illuminated, from the Latin illuminare (to light up)
3. Why are Illuminated Manuscripts so important/precious?
Preserve history and artwork from a certain time period as many frescos/tapestries have been lost from the middle ages
4. What were books in Medieval times/the Middle Ages made of?
Animal skin, calf, vellum, stone, clay, papyrus scrolls
5. What did Medieval Manuscript artists make their paint from? Describe some of the materials and process:
Colored materials ground into powders and mixed with liquid binder
6. Many of the most brilliant pigments did not come straight from nature but were made through what process?
7. What is alchemy?
An experimental practice that predates modern chemistry – how materials interact and transform
8. What four contexts does alchemy embrace in its practice?
9. Within the four contexts of alchemy each color had specific meanings. The color Brilliant Red/Vermillion was associated with what?
Associate with chemical change and alchemy itself
10. Many other vibrant pigments result from chemical transformation – what are three additional pigments mentioned in the video?
11. In the 4th century the rectangular format was invented/emerged:
12. In the 6th century who began to illustrate their codex/books?
Italian monks/Benedict monastery
13. During Medieval times/the Middle Ages why was it beneficial to have Comic Strip-like illustrations in series religious books?
For people who cannot read, illiterate
14. What was the impact that the cluster bombs of extravagant illustrations help the church achieve?
Convert England to Christianity with added value to the word of God
Medieval multimedia experience.
Increasing power and intensity of text making its message both visually and viscerally unforgettable.
15. For a manuscript to be described as Illuminated what must it have?
Decoration of gold or silver or brightly illustrated
16. Would you consider the profession of creating Illuminated Man to be dangerous? Why or Why not?
Some poisonous materials
17. What options does the artist/scribe have if they made a mistake on an illuminated text?
1-Make the mistake work – even as a joke
2-Corrections in the margins
18. Why was Illumination becoming a big business during the 12th century? What changed/was introduced?
2-Wealthy people would pay handsomely for the privilege to commission their own books = money
19. What is marginalia? What does it mean?
anything written or drawn into the margins of a book
20. What is so interesting/entertaining about marginalia?
The artist lets their fantasy flow freely – funny and rude and satirical while religion is usually very solemn
21. Why are there lot of animals such as bunnies/rabbits used in the illustrations?
Metaphor for humans/cartoons with deeper meanings
22. There are two types of medieval illumined manuscripts that many people during the middle ages were most familiar, they were the most richly decorated and people even had in their homes which as a symbol of wealth and taste - what are those two codices called/titled?
1-A psalter is a volume containing the Book of Psalms
2-Book of Hours collection of texts, prayers for the Virgin Mary
23. Compare owning an Illuminated Manuscript in Medieval Europe to possessions of today.
High tech electronics, luxury car, commissioning a new building
24. What changed for Illuminated Manuscripts at the end of the 12th century?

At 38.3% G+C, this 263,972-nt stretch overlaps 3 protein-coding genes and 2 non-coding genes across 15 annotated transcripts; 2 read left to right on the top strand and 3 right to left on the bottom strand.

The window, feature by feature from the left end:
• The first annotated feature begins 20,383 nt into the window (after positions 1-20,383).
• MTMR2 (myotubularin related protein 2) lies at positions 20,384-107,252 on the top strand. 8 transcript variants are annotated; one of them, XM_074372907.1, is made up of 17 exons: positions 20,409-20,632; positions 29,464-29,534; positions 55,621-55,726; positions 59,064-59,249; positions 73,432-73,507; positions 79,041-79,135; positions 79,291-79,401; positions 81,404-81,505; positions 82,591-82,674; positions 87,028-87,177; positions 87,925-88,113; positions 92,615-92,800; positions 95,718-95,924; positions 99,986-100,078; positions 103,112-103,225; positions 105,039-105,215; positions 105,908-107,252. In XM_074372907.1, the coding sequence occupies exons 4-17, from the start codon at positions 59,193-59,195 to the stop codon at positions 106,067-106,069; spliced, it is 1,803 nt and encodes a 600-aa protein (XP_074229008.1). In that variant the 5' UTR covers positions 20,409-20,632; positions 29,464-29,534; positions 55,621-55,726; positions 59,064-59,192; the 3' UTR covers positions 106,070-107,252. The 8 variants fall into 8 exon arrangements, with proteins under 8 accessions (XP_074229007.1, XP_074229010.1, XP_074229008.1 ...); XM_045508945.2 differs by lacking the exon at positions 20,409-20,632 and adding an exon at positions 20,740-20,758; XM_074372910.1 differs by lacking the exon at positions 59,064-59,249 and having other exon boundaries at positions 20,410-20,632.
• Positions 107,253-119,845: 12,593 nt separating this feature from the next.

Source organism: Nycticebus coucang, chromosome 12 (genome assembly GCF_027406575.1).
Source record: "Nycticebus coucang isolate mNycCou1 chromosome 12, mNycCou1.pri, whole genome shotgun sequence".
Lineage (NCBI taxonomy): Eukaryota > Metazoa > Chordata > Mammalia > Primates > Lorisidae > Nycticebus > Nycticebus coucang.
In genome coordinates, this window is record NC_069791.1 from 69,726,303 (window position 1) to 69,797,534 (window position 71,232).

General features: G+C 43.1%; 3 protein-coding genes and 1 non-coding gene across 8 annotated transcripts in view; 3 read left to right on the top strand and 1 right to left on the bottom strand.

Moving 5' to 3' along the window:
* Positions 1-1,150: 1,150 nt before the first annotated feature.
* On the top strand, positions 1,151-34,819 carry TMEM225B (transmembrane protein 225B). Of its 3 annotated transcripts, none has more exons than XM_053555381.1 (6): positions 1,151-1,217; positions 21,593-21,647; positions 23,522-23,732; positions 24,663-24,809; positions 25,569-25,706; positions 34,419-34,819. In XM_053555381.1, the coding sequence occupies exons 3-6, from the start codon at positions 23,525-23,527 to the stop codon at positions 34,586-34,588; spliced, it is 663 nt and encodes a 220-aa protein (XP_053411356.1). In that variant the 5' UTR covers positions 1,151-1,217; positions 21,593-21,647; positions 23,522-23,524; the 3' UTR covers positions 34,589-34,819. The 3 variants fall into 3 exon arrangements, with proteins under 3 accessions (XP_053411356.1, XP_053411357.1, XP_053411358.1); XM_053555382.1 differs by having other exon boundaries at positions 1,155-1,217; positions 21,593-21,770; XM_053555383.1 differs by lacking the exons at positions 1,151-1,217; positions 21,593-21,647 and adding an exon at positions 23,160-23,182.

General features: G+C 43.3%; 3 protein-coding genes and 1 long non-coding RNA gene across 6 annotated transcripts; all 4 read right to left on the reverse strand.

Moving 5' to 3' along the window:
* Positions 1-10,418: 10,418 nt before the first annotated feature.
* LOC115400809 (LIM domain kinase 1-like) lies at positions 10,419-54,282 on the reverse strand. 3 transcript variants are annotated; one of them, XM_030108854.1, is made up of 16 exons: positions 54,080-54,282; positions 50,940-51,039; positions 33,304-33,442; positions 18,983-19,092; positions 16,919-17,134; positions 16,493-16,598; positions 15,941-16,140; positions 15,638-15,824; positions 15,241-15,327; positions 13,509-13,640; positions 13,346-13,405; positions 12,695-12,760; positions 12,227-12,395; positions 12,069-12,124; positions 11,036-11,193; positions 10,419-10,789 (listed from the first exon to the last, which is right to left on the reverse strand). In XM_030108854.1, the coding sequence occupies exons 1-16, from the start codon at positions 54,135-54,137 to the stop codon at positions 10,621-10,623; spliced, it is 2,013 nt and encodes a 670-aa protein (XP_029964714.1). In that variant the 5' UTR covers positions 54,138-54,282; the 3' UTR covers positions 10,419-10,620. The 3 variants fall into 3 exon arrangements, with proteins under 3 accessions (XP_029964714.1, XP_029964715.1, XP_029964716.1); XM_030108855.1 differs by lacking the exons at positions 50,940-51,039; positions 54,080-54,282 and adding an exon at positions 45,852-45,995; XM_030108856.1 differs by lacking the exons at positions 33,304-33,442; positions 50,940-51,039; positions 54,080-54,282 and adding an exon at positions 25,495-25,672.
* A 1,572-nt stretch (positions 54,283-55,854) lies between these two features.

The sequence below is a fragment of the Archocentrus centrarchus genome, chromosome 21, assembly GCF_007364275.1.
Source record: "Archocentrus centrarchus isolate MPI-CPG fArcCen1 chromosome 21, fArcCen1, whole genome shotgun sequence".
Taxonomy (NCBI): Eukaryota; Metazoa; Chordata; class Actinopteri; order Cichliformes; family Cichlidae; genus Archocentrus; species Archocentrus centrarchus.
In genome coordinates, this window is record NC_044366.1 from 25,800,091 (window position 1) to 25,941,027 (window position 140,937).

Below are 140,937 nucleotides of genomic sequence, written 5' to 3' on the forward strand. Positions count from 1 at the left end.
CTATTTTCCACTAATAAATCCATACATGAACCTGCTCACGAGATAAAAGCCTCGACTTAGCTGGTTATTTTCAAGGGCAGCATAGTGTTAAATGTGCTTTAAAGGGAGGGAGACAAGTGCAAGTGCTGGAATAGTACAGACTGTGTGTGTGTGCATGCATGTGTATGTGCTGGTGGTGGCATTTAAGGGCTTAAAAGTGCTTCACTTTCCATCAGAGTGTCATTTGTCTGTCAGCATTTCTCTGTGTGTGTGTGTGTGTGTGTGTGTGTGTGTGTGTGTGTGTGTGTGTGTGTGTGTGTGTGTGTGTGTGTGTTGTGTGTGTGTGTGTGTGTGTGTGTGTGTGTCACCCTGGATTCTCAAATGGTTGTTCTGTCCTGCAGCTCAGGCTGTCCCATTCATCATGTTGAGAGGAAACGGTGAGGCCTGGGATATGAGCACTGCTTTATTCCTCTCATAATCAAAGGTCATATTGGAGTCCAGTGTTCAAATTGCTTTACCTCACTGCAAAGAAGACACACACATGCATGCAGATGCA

Secular – nonreligious demand
Universities – teaching
25. What new + different types of books were being created? Why do you think this happened?
Functional and for students – entertainment – need to make quickly = less decorated
26. What was a very strange and controversial text people liked to ready for enjoyment towards the end of the 12th century?
27. What was a very poplar genre (type or category) of book and what themes did it include? And what was the title of the first best seller?
3-The Golden Legend
28. Who was one of the most famous writers of the day who had his work Troylison Crusade, a great narrative poem, put into Illumination?
29. What in the end revolutionized the production and culture of books?
30. Who developed this invention?
31. Like all new technology what did this invention do? Rendering what practice obsolete?
Less/no more books painted by hand
32. Henry the 8th delivered the coup de gras… by ordering what?
Burning all religious books
33. In the 16th century who/what came to the rescue to preserve what was left of the salvaged Illuminated Manuscripts?
Libraries + Colleges/Academies – Cambridge, Trinity and Corpus Christi
34. Museum researchers study chemical transformation throughout a pigment’s life. Illuminated Manuscripts are often protected because books are kept closed. How does damage occur?
1-Exposure to light
2-Exposure to atmospheric/environmental conditions
Well Wildcat Artists we made it through another week (round of applause) excellent work!
Don't forget you have deadlines!
POSTS + ASSIGNMENTS SO FAR:
4/5 Hello + Welcome: Introduction, Syllabus etc
4/6 Monday Art Mission: Still Life Self Portrait
4/8 Wednesday Watch: Prehistoric Stone Age Art
4/10 Fragment + Fortify Friday: Norman Rockwell
4/13 Monday Art Mission: Color Theory w/ Color Wheel Still Life or Color Wheel Collage
4/15 Wednesday Watch: Medieval Illuminations
4/17 Fragment + Fortify Friday: The Dark Crystal
4/20 Monday Art Mission: Contour Drawings + Google Pictionary
4/22 Wednesday Watch: Earth Day + Environmental Art
4/24 Fragment + Fortify Friday: COVID19-Themed Murals + Graffiti Related To Coronavirus
Enjoy the weekend - I hope we have some nice weather so we can all get outside.
Missing you all. Stay safe + take care of yourselves. Do not hesitate to reach out with any questions or if you are in need of help of any kind NICLARK@LeePublicSchools.net
Nicole Webster Clark